The deal includes a complicated set of provisions for incentives and the option year, according to Lin (Twitter links). Rodney can earn $5MM annually in incentives. And the 2017 option price tag will be $2MM plus whatever incentive value Rodney reaches in 2016. For instance, if Rodney were to hit all incentives in the coming season, the option value would be $7MM (and his maximum earnings for 2017 would be $12MM, because that year’s incentives could still be reached as well).
Rodney, who’ll join San Diego for his age-39 campaign, seems in line for a chance at taking the save opportunities for the club. After dealing away quality arms in Craig Kimbrel and Joaquin Benoit, and watching Shawn Kelley depart via free agency, there’s a ton of uncertainty in the Padres’ pen.
The talented-but-unpredictable Rodney probably isn’t best characterized as a stabilizing presence, but he’ll certainly infuse some punch into the late-inning mix. If nothing else, he’s still delivering a blazing mid-90s fastball despite his age.
It’s hard to know what to expect out of the man with the big right arm and the tilted brim. He had one of the most dominating seasons in recent memory back in 2012; followed that up with two more strong overall campaigns (though he occasionally left fans on edge with his escape feats); and then imploded early last year in Seattle.
Certainly, 2015 presents two possible versions of Rodney at this stage of his career. With the Mariners, he put up 50 2/3 frames of 5.68 ERA pitching. A declining swinging strike rate (just 9.6% last year) left him with a relatively meager 7.6 K/9 to go with 4.4 BB/9 for the M’s. But he turned it on after joining the Cubs late in the year. In twelve innings, he allowed just one earned run while striking out 15 batters and issuing only four free passes. And it bears noting, too, that Rodney still generates groundballs on about half of the balls put in play against him.
The Padres and right-hander Fernando Rodney are closing in on a contract, according to Jon Heyman (links to Twitter). Rodney, who turns 39 this spring, is expected to enter camp as the favorite to close games in San Diego, per Heyman. Recently, Dennis Lin of the San Diego Union-Tribune reported that the Padres were still in the mix for Rodney and could offer ninth-inning time as a means of enticing him. Rodney is represented by Octagon.
Rodney spent most of the past two seasons in Seattle, although his second season as the Mariners’ closer didn’t go nearly as well as the first. After recording a 2.85 ERA with 10.3 K/9, 3.8 BB/9 and a 48.6 percent ground-ball rate in 2014, the “Fernando Rodney Experience” turned sour in Seattle when he struggled to a 5.68 ERA and lost the grip on the closer’s role in 2015. Rodney would go on to rebound following a DFA and a trade to the Cubs, however, as he surrendered just one earned run with a 15-to-4 K/BB ratio in 12 innings with the Cubs and made the team’s postseason roster.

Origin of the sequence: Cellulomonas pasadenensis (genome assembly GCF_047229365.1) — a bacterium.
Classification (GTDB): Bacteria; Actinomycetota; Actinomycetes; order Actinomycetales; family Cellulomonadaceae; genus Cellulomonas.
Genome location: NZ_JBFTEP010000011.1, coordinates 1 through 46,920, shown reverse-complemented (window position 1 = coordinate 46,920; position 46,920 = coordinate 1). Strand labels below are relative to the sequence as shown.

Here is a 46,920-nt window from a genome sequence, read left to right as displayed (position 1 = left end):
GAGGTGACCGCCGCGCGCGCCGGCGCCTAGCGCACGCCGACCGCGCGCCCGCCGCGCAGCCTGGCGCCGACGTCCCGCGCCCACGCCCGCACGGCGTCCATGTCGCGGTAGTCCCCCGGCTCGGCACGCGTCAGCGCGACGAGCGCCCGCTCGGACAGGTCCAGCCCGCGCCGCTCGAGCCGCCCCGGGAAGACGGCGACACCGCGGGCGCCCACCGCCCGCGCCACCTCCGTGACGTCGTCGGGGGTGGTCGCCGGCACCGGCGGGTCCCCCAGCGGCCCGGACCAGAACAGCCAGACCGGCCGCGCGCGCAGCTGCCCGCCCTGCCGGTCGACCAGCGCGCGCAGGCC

While Rodney’s career has been somewhat of a roller coaster, the veteran has posted a cumulative 2.80 ERA over the past four seasons and still averaged a very healthy 94.7 mph on his fastball between time with Seattle and Chicago last season. If a deal is finalized and Rodney does indeed land ninth-inning duties for the Friars. he’ll be supported by a cast of setup men including Kevin Quackenbush, Drew Pomeranz and Nick Vincent, as right-hander Brandon Maurer is slated to re-enter the rotation in Spring Training.
The Padres haven’t yet shut the door on free agent right-hander Fernando Rodney, according to Dennis Lin of the San Diego Union-Tribune (Twitter link). The Friars may, in fact, try to lure Rodney to San Diego by offering him the opportunity to close games. San Diego has been connected to Rodney on and off for the past couple of weeks. While the 38-year-old Rodney had disastrous results in Seattle last season — he logged a 5.68 ERA with 7.6 K/9 against 4.4 BB/9 and lost the closer’s role before being designated for assignment — he had a nice turnaround following a trade to the Cubs. While it was only a sample of a dozen innings, Rodney yielded just one earned run and recorded a 15-to-4 K/BB ratio in that time. Although the “Fernando Rodney Experience” certainly wore out its welcome in Seattle, the right-hander has drawn interest from the Blue Jays and Cubs as of late (though the Toronto connections pre-dated their acquisition of Drew Storen).
A couple more notes on the Padres…
- Specifics of Alexei Ramirez’s reported one-year deal with the Padres have yet to emerge, but Lin reports that the contract allows San Diego to at least consider making further free-agent upgrades. While the Padres are reluctant to pursue players with draft pick compensation attached, according to Lin, the club could look for upgrades in the bullpen or in the outfield. Lin also notes that GM A.J. Preller has long been a fan of Ramirez and was dispatching scouts to keep an eye on him as early as April of this past season.
- Right-hander Brandon Maurer will report to Spring Training with the opportunity to win a job in the starting rotation, Preller told MLB.com’s Corey Brock earlier this week. “One of the things is he wants to do it,” Preller explained. “You put a lot of stock in that.” Maurer, of course, came up through the Mariners’ system as a starting pitcher but struggled in multiple big league auditions before dominating upon a transition to the bullpen. While Maurer is striving for a starting role, offseason pickup Drew Pomeranz will probably work in relief, according to Brock.